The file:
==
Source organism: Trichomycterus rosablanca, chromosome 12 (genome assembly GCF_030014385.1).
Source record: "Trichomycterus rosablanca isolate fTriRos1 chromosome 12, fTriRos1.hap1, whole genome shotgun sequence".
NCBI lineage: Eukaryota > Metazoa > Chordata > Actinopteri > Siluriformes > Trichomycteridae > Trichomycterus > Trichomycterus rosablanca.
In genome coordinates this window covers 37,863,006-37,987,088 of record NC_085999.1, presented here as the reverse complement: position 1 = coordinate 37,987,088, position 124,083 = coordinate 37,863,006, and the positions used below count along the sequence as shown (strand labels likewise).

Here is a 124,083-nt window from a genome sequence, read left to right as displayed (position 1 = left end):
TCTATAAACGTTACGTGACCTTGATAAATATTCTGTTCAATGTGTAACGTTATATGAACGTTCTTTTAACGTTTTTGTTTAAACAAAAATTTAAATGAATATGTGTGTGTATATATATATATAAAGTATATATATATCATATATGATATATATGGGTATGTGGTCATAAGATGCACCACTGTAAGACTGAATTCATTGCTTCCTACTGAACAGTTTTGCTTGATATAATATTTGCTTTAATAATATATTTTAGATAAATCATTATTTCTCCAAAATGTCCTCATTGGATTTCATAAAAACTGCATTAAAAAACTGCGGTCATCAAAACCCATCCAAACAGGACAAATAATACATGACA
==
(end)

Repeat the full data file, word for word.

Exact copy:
Source organism: Trichomycterus rosablanca, chromosome 12 (genome assembly GCF_030014385.1).
Source record: "Trichomycterus rosablanca isolate fTriRos1 chromosome 12, fTriRos1.hap1, whole genome shotgun sequence".
NCBI lineage: Eukaryota > Metazoa > Chordata > Actinopteri > Siluriformes > Trichomycteridae > Trichomycterus > Trichomycterus rosablanca.
In genome coordinates this window covers 37,863,006-37,987,088 of record NC_085999.1, presented here as the reverse complement: position 1 = coordinate 37,987,088, position 124,083 = coordinate 37,863,006, and the positions used below count along the sequence as shown (strand labels likewise).

Here is a 124,083-nt window from a genome sequence, read left to right as displayed (position 1 = left end):
TCTATAAACGTTACGTGACCTTGATAAATATTCTGTTCAATGTGTAACGTTATATGAACGTTCTTTTAACGTTTTTGTTTAAACAAAAATTTAAATGAATATGTGTGTGTATATATATATATAAAGTATATATATATCATATATGATATATATGGGTATGTGGTCATAAGATGCACCACTGTAAGACTGAATTCATTGCTTCCTACTGAACAGTTTTGCTTGATATAATATTTGCTTTAATAATATATTTTAGATAAATCATTATTTCTCCAAAATGTCCTCATTGGATTTCATAAAAACTGCATTAAAAAACTGCGGTCATCAAAACCCATCCAAACAGGACAAATAATACATGACA